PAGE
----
9. Closing the loop: an interactive action-research conference format for delivering updated medical information while eliciting Latina patient/family experiences and psychosocial needs post-genetic cancer risk assessment.

    Science.gov (United States)

    Macdonald, Deborah J; Deri, Julia; Ricker, Charité; Perez, Martin A; Ogaz, Raquel; Feldman, Nancy; Viveros, Lori A; Paz, Benjamin; Weitzel, Jeffrey N; Blazer, Kathleen R

    2012-09-01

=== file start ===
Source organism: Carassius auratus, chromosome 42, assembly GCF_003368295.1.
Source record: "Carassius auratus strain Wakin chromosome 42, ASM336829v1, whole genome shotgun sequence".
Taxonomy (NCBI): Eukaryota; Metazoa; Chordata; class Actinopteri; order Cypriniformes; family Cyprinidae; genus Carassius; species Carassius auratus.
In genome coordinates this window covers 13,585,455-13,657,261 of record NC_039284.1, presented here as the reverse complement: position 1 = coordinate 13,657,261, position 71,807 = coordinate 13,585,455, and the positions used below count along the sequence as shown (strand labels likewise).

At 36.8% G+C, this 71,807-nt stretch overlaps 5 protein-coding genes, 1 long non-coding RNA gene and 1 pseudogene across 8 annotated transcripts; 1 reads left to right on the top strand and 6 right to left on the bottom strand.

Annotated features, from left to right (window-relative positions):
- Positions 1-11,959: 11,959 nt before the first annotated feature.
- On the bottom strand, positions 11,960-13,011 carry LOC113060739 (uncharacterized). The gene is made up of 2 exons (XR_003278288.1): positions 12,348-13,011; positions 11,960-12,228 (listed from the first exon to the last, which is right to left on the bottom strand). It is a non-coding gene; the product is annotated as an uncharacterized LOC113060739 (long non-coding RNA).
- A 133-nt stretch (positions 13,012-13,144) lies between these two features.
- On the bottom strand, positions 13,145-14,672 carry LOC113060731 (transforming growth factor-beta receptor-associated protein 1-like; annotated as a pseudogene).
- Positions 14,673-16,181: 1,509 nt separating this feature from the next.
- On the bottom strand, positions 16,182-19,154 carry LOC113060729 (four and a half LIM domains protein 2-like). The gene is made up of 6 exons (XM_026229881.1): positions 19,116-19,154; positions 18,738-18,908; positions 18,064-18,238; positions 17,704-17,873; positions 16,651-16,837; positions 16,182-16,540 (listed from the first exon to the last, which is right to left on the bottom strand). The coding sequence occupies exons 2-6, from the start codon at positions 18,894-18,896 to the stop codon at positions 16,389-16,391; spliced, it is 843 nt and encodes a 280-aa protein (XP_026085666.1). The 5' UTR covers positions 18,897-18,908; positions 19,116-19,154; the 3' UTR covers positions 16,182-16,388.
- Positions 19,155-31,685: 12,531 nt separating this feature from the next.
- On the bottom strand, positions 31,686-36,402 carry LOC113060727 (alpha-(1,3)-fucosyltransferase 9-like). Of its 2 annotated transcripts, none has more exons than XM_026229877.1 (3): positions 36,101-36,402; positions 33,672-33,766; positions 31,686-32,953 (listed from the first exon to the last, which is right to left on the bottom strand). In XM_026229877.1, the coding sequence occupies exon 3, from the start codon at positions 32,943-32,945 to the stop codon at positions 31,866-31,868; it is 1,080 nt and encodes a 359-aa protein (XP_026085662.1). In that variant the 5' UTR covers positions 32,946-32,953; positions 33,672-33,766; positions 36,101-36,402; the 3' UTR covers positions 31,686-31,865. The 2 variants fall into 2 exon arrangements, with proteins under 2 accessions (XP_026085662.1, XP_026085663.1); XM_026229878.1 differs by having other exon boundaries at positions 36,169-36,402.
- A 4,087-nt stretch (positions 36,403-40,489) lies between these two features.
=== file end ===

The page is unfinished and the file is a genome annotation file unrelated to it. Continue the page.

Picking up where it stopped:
A patient/family-centered conference was conducted at an underserved community hospital to address Latinas' post-genetic cancer risk assessment (GCRA) medical information and psychosocial support needs, and determine the utility of the action research format. Latinas seen for GCRA were recruited to a half-day conference conducted in Spanish. Content was partly determined from follow-up survey feedback. Written surveys, interactive discussions, and Audience Response System (ARS) queries facilitated the participant-healthcare professional action research process. Analyses included descriptive statistics and thematic analysis. The 71 attendees (41 patients and 27 relatives/friends) were primarily non-US born Spanish-speaking females, mean age 43 years. Among patients, 73 % had a breast cancer history; 85 % had BRCA testing (49 % BRCA+). Nearly all (96 %) attendees completed the conference surveys and ARS queries; ≥48 % participated in interactive discussions. Most (95 %) agreed that the format met their personal interests and expectations and provided useful information and resources. Gaps/challenges identified in the GCRA process included pre-consult anxiety, uncertainty about reason for referral and expected outcomes, and psychosocial needs post-GCRA, such as absorbing and disseminating risk information to relatives and concurrently coping with a recent cancer diagnosis. The combined action research and educational conference format was innovative and effective for responding to continued patient information needs and addressing an important data gap about support needs of Latina patients and family members following genetic cancer risk assessment. Findings informed GCRA process improvements and provide a basis for theory-driven cancer control research.